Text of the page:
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Obama to issue executive order to protect LGBT workers

Order to bar workplace discrimination by federal contractors

President Barack Obama is expected to issue an executive order that prohibits federal contractors in the United States from discriminating against people because of their sexual orientation or gender identity, a long-awaited move that LGBT rights advocates have been pressing him to make. Credit: m-media.or.at

President Barack Obama is expected to issue an executive order that prohibits federal contractors in the United States from discriminating against people because of their sexual orientation or gender identity, a long-awaited move that LGBT rights advocates have been pressing him to make.

An official at the White House told The Washington Blade that Obama has called for the order to be prepared, though it remains unclear when he will sign it.

“The action would build upon existing protections, which generally prohibit federal contractors and subcontractors from discriminating in employment decisions on the basis of race, colour, religion, sex, or national origin,” the official notes.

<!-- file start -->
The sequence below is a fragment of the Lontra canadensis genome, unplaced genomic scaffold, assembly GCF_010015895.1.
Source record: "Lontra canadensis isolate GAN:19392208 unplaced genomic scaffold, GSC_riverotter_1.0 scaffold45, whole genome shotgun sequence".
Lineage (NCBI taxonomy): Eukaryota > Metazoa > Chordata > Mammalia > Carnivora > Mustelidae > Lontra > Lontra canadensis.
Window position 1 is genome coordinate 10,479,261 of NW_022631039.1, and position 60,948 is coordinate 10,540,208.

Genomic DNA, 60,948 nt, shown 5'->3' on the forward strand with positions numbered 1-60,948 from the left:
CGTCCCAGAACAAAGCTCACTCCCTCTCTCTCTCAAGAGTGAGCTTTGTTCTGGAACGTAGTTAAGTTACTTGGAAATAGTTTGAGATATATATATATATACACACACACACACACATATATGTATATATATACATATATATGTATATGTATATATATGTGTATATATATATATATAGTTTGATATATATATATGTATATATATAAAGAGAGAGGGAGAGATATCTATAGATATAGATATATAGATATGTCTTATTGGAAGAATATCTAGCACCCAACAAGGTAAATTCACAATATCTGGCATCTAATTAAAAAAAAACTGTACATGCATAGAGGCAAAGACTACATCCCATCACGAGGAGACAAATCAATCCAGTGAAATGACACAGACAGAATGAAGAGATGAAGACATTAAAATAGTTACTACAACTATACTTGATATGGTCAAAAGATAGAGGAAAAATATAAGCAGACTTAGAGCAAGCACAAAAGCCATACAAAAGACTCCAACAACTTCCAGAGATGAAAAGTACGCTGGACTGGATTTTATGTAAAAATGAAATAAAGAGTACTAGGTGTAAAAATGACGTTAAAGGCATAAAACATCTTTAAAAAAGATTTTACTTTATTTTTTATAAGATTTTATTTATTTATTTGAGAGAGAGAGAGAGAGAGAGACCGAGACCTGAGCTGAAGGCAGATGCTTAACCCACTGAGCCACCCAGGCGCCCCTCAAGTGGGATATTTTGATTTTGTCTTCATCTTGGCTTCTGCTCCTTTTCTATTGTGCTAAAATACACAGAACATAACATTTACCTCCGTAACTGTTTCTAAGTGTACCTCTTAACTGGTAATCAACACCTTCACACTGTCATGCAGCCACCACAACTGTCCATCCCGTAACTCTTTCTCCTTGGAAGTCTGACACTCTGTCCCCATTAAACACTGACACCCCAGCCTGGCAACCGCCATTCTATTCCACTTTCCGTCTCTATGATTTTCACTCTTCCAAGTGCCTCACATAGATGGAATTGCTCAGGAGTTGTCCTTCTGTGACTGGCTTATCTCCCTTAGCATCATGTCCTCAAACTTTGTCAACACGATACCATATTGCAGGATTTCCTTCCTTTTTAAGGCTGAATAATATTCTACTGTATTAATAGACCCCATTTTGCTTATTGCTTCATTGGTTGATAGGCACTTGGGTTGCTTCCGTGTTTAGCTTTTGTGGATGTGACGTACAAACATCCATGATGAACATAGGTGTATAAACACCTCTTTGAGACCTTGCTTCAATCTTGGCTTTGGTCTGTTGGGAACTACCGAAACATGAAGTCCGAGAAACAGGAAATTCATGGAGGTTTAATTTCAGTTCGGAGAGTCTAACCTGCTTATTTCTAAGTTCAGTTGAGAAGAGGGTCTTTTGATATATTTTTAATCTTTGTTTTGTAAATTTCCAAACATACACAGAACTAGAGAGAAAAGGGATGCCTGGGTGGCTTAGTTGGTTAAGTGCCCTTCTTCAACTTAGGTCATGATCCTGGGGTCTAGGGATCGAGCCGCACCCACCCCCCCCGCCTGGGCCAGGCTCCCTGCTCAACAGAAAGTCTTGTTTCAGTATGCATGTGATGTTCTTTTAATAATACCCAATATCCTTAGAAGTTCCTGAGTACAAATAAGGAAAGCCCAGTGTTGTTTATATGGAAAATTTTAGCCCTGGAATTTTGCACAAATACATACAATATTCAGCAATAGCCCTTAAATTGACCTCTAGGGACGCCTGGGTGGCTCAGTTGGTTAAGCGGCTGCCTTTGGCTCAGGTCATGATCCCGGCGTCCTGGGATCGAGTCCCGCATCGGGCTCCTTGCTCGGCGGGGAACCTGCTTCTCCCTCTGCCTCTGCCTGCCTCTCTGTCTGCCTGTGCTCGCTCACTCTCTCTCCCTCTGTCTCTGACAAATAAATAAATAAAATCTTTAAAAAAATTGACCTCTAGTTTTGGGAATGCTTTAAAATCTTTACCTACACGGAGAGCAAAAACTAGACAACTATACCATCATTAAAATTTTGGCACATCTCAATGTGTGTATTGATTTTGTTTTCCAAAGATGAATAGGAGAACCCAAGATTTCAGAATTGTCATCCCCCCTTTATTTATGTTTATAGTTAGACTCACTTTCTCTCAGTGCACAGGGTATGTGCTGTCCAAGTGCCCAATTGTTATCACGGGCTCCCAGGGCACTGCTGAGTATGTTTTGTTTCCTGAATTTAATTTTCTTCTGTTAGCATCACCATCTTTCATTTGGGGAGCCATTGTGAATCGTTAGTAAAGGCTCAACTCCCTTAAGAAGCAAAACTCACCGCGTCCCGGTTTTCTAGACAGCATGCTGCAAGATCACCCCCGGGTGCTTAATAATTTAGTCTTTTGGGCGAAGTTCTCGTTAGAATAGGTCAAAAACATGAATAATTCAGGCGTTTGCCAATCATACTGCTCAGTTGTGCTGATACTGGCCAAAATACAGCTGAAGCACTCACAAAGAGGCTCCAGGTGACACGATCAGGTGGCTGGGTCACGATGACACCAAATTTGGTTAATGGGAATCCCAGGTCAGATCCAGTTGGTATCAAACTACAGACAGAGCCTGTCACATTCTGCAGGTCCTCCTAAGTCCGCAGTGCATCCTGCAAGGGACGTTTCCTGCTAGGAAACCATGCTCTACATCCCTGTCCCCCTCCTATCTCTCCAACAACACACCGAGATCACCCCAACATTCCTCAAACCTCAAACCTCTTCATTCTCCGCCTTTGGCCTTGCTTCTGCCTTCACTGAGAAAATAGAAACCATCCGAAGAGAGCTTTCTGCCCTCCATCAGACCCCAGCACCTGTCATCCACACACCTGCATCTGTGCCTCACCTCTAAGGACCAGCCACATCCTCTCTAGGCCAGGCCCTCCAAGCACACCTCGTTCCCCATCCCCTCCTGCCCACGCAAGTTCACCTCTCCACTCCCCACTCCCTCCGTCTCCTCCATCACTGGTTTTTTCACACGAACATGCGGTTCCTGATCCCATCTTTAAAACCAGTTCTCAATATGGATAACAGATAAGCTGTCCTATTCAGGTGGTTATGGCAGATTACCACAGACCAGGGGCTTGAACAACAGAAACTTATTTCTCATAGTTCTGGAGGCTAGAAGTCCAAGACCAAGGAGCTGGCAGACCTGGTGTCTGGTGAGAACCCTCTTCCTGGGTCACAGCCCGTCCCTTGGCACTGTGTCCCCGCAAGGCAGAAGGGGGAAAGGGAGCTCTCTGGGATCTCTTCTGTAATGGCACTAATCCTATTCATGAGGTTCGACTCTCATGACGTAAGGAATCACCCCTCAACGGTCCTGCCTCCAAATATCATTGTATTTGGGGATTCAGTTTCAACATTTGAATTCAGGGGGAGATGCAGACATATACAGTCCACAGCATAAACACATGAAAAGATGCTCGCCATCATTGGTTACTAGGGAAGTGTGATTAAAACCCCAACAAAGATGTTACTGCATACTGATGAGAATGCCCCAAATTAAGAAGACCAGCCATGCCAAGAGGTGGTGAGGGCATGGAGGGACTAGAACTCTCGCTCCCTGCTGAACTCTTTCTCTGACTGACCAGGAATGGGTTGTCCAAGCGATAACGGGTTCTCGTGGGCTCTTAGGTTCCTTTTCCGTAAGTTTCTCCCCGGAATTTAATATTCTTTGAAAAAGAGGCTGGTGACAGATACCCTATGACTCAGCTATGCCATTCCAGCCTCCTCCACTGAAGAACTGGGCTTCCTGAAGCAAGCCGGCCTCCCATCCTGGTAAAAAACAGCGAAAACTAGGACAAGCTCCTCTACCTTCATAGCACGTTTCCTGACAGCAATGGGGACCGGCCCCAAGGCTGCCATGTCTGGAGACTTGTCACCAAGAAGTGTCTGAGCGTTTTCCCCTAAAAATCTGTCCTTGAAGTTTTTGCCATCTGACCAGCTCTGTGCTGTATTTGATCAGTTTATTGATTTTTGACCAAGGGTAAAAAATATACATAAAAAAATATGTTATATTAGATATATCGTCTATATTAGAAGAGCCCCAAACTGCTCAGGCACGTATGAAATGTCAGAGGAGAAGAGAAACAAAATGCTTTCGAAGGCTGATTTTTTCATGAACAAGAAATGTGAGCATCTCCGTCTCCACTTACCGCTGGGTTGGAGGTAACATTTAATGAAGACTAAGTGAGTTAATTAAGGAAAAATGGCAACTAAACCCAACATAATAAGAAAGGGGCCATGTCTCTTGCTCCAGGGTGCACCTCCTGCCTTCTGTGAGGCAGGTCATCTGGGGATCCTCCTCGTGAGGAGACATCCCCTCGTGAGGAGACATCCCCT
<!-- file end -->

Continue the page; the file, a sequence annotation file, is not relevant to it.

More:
Chad Griffin, executive director of the Human Rights Campaign (HRC), says the news is “promising” and he looks forward to seeing the details. “By issuing an executive order prohibiting federal contractors from discriminating against LGBT people, the president will not only create fairer workplaces across the country, he will demonstrate to Congress that adopting federal employment protections for LGBT people is good policy and good for business.”

Groups like the National Gay and Lesbian Task Force (NGLTF) say many who don’work for federal contractors will still lack workplace protections, even as they welcome the news. “Now we must redouble our efforts for the urgent passage of state employment protections and strong federal legislation,” NGLTF executive director Rea Carey says, according to The Wall Street Journal.

According to the HRC, it is legal in 29 states to fire or refuse to hire people because of their sexual orientation, while 32 states do not have legislation that prevents discrimination based on gender identity.

In November, the Senate passed the Employment Non-Discrimination Act (ENDA), a more comprehensively protective measure than the prospective executive order, but it has yet to be acted upon by the House of Representatives. If enacted, ENDA would prohibit discrimination against workers based on their sexual orientation or gender identity and would apply to any private company with more than 15 employees.

However, because ENDA contains protections for religious organizations that dont want to hire people because of their sexual orientation or gender identity, several LGBT advocacy groups have signalled that they do not support the measure, saying it essentially grants permission to discriminate. Others say they back it because of the protections it affords, despite concerns about the current religious exemption.